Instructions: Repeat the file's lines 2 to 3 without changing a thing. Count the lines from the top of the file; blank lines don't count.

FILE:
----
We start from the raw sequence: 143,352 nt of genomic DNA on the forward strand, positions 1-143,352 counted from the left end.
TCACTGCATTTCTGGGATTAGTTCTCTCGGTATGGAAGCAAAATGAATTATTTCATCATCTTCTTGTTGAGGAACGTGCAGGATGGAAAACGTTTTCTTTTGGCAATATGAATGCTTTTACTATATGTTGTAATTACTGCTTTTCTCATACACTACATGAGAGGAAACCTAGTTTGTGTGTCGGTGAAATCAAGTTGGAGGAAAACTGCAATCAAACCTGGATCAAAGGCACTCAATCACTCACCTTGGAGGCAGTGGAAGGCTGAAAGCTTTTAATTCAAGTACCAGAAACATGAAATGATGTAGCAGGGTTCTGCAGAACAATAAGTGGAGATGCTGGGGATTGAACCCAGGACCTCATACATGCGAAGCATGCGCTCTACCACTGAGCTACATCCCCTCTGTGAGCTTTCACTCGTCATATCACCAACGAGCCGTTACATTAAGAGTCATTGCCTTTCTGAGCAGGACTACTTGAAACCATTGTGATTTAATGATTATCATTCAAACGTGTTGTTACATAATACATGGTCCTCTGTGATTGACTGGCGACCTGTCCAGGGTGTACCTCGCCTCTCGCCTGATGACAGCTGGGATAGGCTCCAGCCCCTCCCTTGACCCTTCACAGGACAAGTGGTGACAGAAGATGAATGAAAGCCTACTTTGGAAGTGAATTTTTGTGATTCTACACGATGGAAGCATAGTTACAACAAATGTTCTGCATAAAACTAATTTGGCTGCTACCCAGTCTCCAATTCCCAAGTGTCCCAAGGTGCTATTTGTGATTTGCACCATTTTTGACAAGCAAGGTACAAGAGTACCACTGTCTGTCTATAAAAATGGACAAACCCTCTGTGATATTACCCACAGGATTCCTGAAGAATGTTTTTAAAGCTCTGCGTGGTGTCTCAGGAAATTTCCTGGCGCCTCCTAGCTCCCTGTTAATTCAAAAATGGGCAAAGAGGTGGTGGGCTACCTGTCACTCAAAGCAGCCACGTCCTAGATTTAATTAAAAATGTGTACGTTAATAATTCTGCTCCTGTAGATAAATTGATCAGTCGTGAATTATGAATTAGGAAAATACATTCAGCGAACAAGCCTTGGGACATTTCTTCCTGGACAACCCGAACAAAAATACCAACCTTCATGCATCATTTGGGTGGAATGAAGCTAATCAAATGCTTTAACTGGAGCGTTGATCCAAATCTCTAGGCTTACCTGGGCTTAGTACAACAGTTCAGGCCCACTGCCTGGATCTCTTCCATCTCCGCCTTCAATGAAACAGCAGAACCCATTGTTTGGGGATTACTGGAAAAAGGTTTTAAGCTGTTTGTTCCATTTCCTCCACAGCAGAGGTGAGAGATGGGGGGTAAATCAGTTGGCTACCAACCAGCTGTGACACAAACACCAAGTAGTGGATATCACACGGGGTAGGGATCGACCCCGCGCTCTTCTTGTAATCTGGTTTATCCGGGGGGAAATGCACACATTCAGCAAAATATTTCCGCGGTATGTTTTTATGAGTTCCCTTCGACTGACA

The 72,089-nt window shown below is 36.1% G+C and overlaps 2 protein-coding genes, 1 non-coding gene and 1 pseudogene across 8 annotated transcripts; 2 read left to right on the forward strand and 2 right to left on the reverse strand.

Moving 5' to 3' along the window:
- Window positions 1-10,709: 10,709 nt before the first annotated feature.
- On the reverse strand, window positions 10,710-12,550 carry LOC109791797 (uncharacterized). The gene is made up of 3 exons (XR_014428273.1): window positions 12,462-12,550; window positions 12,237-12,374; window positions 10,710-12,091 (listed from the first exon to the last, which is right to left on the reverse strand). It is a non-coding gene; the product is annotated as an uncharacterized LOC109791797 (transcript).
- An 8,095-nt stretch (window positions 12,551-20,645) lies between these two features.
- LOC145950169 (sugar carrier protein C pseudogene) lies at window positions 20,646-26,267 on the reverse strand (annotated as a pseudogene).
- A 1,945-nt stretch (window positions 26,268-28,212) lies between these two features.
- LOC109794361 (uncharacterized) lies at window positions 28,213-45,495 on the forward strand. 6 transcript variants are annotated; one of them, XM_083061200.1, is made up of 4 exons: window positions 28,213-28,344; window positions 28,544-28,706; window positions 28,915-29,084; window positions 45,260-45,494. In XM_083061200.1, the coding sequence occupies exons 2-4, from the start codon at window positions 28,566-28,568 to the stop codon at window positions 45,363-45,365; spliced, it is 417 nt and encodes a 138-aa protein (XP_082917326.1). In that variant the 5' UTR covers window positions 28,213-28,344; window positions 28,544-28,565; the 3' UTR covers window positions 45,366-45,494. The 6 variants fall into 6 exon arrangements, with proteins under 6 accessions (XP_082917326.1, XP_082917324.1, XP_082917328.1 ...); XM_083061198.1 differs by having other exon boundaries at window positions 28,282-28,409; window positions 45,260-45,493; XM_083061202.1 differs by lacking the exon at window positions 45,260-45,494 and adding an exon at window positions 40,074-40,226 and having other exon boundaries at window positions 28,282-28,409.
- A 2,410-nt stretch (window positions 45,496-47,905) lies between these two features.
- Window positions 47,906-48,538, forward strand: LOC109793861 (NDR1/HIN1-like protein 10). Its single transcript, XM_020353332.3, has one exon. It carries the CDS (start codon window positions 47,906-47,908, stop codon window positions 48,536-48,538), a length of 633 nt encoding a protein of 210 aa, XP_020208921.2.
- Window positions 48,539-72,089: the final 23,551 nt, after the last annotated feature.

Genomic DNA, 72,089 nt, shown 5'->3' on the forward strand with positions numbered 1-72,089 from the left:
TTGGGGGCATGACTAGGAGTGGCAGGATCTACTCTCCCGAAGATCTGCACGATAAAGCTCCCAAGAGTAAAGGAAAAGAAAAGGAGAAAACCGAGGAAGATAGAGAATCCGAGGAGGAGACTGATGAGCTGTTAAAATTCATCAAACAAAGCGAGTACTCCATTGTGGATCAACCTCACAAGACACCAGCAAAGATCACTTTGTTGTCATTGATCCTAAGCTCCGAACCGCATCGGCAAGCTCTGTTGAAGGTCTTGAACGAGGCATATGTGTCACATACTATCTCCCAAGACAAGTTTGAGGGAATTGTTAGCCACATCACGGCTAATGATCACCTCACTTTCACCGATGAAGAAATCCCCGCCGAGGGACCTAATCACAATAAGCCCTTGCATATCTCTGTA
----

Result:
TCACTGCATTTCTGGGATTAGTTCTCTCGGTATGGAAGCAAAATGAATTATTTCATCATCTTCTTGTTGAGGAACGTGCAGGATGGAAAACGTTTTCTTTTGGCAATATGAATGCTTTTACTATATGTTGTAATTACTGCTTTTCTCATACACTACATGAGAGGAAACCTAGTTTGTGTGTCGGTGAAATCAAGTTGGAGGAAAACTGCAATCAAACCTGGATCAAAGGCACTCAATCACTCACCTTGGAGGCAGTGGAAGGCTGAAAGCTTTTAATTCAAGTACCAGAAACATGAAATGATGTAGCAGGGTTCTGCAGAACAATAAGTGGAGATGCTGGGGATTGAACCCAGGACCTCATACATGCGAAGCATGCGCTCTACCACTGAGCTACATCCCCTCTGTGAGCTTTCACTCGTCATATCACCAACGAGCCGTTACATTAAGAGTCATTGCCTTTCTGAGCAGGACTACTTGAAACCATTGTGATTTAATGATTATCATTCAAACGTGTTGTTACATAATACATGGTCCTCTGTGATTGACTGGCGACCTGTCCAGGGTGTACCTCGCCTCTCGCCTGATGACAGCTGGGATAGGCTCCAGCCCCTCCCTTGACCCTTCACAGGACAAGTGGTGACAGAAGATGAATGAAAGCCTACTTTGGAAGTGAATTTTTGTGATTCTACACGATGGAAGCATAGTTACAACAAATGTTCTGCATAAAACTAATTTGGCTGCTACCCAGTCTCCAATTCCCAAGTGTCCCAAGGTGCTATTTGTGATTTGCACCATTTTTGACAAGCAAGGTACAAGAGTACCACTGTCTGTCTATAAAAATGGACAAACCCTCTGTGATATTACCCACAGGATTCCTGAAGAATGTTTTTAAAGCTCTGCGTGGTGTCTCAGGAAATTTCCTGGCGCCTCCTAGCTCCCTGTTAATTCAAAAATGGGCAAAGAGGTGGTGGGCTACCTGTCACTCAAAGCAGCCACGTCCTAGATTTAATTAAAAATGTGTACGTTAATAATTCTGCTCCTGTAGATAAATTGATCAGTCGTGAATTATGAATTAGGAAAATACATTCAGCGAACAAGCCTTGGGACATTTCTTCCTGGACAACCCGAACAAAAATACCAACCTTCATGCATCATTTGGGTGGAATGAAGCTAATCAAATGCTTTAACTGGAGCGTTGATCCAAATCTCTAGGCTTACCTGGGCTTAGTACAACAGTTCAGGCCCACTGCCTGGATCTCTTCCATCTCCGCCTTCAATGAAACAGCAGAACCCATTGTTTGGGGATTACTGGAAAAAGGTTTTAAGCTGTTTGTTCCATTTCCTCCACAGCAGAGGTGAGAGATGGGGGGTAAATCAGTTGGCTACCAACCAGCTGTGACACAAACACCAAGTAGTGGATATCACACGGGGTAGGGATCGACCCCGCGCTCTTCTTGTAATCTGGTTTATCCGGGGGGAAATGCACACATTCAGCAAAATATTTCCGCGGTATGTTTTTATGAGTTCCCTTCGACTGACA

The 72,089-nt window shown below is 36.1% G+C and overlaps 2 protein-coding genes, 1 non-coding gene and 1 pseudogene across 8 annotated transcripts; 2 read left to right on the forward strand and 2 right to left on the reverse strand.